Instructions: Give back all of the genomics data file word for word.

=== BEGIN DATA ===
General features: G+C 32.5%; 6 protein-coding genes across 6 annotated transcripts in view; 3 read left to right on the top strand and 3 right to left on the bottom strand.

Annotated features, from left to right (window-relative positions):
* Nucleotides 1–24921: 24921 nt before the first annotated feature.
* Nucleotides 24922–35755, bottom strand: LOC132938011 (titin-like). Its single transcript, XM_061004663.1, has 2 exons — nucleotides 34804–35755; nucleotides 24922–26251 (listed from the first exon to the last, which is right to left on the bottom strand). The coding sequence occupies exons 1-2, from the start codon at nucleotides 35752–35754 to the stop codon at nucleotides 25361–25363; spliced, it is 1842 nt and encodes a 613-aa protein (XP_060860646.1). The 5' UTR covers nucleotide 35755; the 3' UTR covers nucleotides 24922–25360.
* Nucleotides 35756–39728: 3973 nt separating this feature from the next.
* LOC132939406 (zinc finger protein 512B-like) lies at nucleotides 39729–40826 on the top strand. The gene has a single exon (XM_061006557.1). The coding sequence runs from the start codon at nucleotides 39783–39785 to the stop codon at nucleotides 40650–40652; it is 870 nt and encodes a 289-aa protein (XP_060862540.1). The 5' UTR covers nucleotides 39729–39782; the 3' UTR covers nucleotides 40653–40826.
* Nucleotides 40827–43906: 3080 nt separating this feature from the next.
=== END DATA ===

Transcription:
General features: G+C 32.5%; 6 protein-coding genes across 6 annotated transcripts in view; 3 read left to right on the top strand and 3 right to left on the bottom strand.

Annotated features, from left to right (window-relative positions):
* Nucleotides 1–24921: 24921 nt before the first annotated feature.
* Nucleotides 24922–35755, bottom strand: LOC132938011 (titin-like). Its single transcript, XM_061004663.1, has 2 exons — nucleotides 34804–35755; nucleotides 24922–26251 (listed from the first exon to the last, which is right to left on the bottom strand). The coding sequence occupies exons 1-2, from the start codon at nucleotides 35752–35754 to the stop codon at nucleotides 25361–25363; spliced, it is 1842 nt and encodes a 613-aa protein (XP_060860646.1). The 5' UTR covers nucleotide 35755; the 3' UTR covers nucleotides 24922–25360.
* Nucleotides 35756–39728: 3973 nt separating this feature from the next.
* LOC132939406 (zinc finger protein 512B-like) lies at nucleotides 39729–40826 on the top strand. The gene has a single exon (XM_061006557.1). The coding sequence runs from the start codon at nucleotides 39783–39785 to the stop codon at nucleotides 40650–40652; it is 870 nt and encodes a 289-aa protein (XP_060862540.1). The 5' UTR covers nucleotides 39729–39782; the 3' UTR covers nucleotides 40653–40826.
* Nucleotides 40827–43906: 3080 nt separating this feature from the next.